Audi A5 (2007 – 2016) Review

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Audi A5 (2007 – 2016) At A Glance


+Spacious boot. Solid build quality. Good to drive on the motorway. Good handling with quattro all-wheel drive.

-BMW 4 Series is better equipped and better to drive. Options can add up to thousands and make used examples difficult to price. Oil consumption problem with 2.0 TSI.

Insurance Groups are between 26–42
On average it achieves 77% of the official MPG figure

First introduced in 2007 as a coupe, the Audi A5 still feel surprisingly modern thanks to a series of engine and equipment upgrades. However, it is showing its age next to more recent Audi models like the A4, as well as rivals like the Mercedes-Benz C-Class Coupe and BMW 4 Series. It’s still worth a look, but be sure to check out its competitors. 

The cabin is the main area in which the A5 feels dated. It’s very well made, but the centre stack and infotainment controls feel a generation out of date compared to the sleek and modern layout in a BMW 4 Series, which also has a clearer, more user-friendly interface for its infotainment system.

Having said that, the A5 still feels like a high-quality car, with sturdy yet plush materials. Like other large coupes, the rear seats are useable if not particularly spacious, but two children will be able to get comfortable – there is no middle seat. The boot is reasonably large and practical at 455 litres – more than enough for shopping or trips away – and it can be expanded to 829 litres by folding the rear seats.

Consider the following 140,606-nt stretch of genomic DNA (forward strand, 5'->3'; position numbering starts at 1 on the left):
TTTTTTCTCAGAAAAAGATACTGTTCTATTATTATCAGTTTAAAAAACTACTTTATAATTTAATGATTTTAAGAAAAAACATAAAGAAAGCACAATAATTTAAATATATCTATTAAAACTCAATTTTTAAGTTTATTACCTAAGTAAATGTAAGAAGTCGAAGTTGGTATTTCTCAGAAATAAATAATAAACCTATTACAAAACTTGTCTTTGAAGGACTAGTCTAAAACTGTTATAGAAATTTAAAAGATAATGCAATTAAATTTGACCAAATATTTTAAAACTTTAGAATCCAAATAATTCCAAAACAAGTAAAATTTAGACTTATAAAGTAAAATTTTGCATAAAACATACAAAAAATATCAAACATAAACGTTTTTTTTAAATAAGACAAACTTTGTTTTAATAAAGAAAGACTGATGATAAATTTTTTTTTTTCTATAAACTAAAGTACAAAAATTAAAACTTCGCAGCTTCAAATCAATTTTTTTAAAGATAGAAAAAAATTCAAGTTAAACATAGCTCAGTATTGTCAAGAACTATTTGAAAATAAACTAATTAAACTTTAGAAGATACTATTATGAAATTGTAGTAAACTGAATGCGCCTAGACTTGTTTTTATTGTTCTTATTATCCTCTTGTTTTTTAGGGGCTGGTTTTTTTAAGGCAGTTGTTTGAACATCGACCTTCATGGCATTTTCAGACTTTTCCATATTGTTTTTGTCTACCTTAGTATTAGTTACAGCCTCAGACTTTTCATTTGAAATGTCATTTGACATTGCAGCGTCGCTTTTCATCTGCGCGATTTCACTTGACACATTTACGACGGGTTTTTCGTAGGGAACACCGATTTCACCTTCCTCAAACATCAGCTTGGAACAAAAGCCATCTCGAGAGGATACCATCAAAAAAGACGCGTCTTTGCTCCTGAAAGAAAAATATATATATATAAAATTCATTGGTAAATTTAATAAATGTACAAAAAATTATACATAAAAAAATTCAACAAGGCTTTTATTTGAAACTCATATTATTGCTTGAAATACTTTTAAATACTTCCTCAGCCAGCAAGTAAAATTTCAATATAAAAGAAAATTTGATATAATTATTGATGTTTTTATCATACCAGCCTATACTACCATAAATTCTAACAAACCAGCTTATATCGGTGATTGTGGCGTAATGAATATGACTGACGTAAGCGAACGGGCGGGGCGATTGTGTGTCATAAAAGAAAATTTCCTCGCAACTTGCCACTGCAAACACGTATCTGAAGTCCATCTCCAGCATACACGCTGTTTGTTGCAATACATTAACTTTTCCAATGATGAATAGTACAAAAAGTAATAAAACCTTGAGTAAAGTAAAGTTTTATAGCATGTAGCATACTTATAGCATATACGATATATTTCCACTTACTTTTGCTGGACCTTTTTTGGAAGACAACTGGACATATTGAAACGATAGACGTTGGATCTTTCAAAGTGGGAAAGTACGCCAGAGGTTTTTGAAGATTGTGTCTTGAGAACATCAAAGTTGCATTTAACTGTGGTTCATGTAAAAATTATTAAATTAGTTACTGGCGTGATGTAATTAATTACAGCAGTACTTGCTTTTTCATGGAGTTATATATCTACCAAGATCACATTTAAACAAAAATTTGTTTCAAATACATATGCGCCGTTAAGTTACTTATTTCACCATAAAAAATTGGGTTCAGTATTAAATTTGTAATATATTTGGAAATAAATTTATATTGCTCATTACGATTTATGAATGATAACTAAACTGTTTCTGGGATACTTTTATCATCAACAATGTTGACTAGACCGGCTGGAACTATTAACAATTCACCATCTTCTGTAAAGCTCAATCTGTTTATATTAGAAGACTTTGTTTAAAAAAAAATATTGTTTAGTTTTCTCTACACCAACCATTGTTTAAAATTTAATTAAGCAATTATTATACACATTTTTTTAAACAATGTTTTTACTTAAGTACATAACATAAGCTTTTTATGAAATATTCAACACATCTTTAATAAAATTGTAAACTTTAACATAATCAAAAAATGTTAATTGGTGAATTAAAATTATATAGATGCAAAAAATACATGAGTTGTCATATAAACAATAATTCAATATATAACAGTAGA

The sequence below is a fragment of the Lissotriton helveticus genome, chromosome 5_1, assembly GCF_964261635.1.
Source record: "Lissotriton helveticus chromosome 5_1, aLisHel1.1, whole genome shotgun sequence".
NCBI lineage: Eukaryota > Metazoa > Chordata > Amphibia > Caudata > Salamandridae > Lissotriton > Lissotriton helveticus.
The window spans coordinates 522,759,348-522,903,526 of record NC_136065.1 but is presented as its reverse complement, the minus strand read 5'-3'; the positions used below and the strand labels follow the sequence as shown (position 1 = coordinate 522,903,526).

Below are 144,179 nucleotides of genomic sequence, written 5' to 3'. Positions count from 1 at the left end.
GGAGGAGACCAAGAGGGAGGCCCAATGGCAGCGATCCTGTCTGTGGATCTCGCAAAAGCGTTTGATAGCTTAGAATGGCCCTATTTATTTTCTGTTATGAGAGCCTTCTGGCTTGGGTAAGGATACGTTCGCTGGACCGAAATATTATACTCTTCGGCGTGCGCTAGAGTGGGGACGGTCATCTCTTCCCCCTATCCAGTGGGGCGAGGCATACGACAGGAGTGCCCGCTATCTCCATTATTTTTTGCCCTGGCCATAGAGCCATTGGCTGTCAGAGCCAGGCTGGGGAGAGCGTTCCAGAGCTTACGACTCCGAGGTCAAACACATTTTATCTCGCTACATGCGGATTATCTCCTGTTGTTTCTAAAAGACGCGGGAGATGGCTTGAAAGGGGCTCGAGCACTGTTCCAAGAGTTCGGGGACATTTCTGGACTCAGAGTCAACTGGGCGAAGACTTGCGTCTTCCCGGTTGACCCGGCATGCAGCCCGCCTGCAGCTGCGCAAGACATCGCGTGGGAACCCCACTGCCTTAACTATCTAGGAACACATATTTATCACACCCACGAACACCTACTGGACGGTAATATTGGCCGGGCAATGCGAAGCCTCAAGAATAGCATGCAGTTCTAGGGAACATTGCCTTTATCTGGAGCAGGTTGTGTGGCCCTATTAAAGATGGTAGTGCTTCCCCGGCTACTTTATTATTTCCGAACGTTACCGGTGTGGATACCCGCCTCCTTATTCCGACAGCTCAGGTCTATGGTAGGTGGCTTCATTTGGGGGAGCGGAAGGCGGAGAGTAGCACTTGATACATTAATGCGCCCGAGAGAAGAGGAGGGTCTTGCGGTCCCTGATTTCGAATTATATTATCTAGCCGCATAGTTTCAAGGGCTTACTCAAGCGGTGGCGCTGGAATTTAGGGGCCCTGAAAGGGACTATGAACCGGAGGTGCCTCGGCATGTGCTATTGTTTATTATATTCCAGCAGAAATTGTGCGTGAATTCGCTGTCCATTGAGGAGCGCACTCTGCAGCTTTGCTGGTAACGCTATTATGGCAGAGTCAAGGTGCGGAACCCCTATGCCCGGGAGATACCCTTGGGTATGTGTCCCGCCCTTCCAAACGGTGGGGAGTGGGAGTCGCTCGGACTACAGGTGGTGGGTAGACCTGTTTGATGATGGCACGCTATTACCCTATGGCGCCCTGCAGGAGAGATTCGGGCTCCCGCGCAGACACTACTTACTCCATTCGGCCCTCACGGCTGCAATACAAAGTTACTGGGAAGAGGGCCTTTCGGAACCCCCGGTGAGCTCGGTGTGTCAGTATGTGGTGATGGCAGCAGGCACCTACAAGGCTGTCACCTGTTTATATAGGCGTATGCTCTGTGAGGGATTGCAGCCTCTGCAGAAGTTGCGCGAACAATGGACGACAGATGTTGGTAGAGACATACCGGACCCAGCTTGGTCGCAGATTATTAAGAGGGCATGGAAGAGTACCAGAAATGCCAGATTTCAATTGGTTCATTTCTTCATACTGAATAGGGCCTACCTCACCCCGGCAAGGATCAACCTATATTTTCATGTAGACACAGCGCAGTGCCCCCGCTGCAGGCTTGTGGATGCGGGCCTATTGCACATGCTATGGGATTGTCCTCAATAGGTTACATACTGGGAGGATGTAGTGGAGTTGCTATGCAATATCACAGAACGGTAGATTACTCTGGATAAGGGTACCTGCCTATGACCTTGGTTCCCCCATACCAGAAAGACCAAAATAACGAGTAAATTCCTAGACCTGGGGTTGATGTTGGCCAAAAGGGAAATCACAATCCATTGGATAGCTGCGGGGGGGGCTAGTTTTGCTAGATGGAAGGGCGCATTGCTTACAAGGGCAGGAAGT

The engine range has evolved considerably since 2007. Dozens of different variants have appeared over the years, but with a common theme – all offer good performance. The choice for company car drivers is the 163PS 2.0-litre TDI Ultra, thanks to low emissions if 109g/km – but there are also more powerful diesels, along with a selection of petrol engines.

On the road the A5 is quiet, refined and easy to drive, whether cruising along the motorway or tackling a B-road. Compared to a BMW 4 Series the A5 feels heavy and has less involving steering, but it has plenty of traction and rides well, balancing good body control and comfort fairly well, though larger alloy wheels do firm things up.

It might be getting on a bit, but there is still plenty of reason to give the Audi A5 a look – it’s a solid, well-made car that drives well. It’s important to think about its rivals though – the BMW 4 Series is better too drive and just as plush, while the Mercedes-Benz C-Class Coupe feels more up-to-date. 

Audi A5 and S5 2007 Road Test

Audi A5 Coupe, Cabriolet and Sporback 2011 Facelift Road Test

Looking for a Audi A5 (2007 - 2016)?
Register your interest for later or request to be contacted by a dealer to talk through your options now.

Real MPG average for a Audi A5 (2007 – 2016)


Real MPG was created following thousands of readers telling us that their cars could not match the official figures.

Real MPG gives real world data from drivers like you to show how much fuel a vehicle really uses.